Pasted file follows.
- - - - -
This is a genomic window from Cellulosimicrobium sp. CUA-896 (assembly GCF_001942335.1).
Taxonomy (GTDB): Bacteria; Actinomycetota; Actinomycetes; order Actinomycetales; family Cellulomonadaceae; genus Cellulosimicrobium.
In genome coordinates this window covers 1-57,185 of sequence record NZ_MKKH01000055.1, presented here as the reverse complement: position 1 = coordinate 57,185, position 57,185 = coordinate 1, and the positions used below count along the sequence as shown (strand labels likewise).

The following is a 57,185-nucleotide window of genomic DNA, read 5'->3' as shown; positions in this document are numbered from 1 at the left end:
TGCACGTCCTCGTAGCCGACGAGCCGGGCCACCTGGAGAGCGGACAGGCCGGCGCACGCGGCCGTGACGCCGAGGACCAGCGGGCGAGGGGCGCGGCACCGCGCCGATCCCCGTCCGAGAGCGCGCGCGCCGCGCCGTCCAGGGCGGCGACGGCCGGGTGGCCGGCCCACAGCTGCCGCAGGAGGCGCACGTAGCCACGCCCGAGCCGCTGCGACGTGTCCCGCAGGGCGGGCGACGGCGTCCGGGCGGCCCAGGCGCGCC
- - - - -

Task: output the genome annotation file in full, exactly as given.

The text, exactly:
This is a genomic window from Cellulosimicrobium sp. CUA-896 (assembly GCF_001942335.1).
Taxonomy (GTDB): Bacteria; Actinomycetota; Actinomycetes; order Actinomycetales; family Cellulomonadaceae; genus Cellulosimicrobium.
In genome coordinates this window covers 1-57,185 of sequence record NZ_MKKH01000055.1, presented here as the reverse complement: position 1 = coordinate 57,185, position 57,185 = coordinate 1, and the positions used below count along the sequence as shown (strand labels likewise).

The following is a 57,185-nucleotide window of genomic DNA, read 5'->3' as shown; positions in this document are numbered from 1 at the left end:
TGCACGTCCTCGTAGCCGACGAGCCGGGCCACCTGGAGAGCGGACAGGCCGGCGCACGCGGCCGTGACGCCGAGGACCAGCGGGCGAGGGGCGCGGCACCGCGCCGATCCCCGTCCGAGAGCGCGCGCGCCGCGCCGTCCAGGGCGGCGACGGCCGGGTGGCCGGCCCACAGCTGCCGCAGGAGGCGCACGTAGCCACGCCCGAGCCGCTGCGACGTGTCCCGCAGGGCGGGCGACGGCGTCCGGGCGGCCCAGGCGCGCC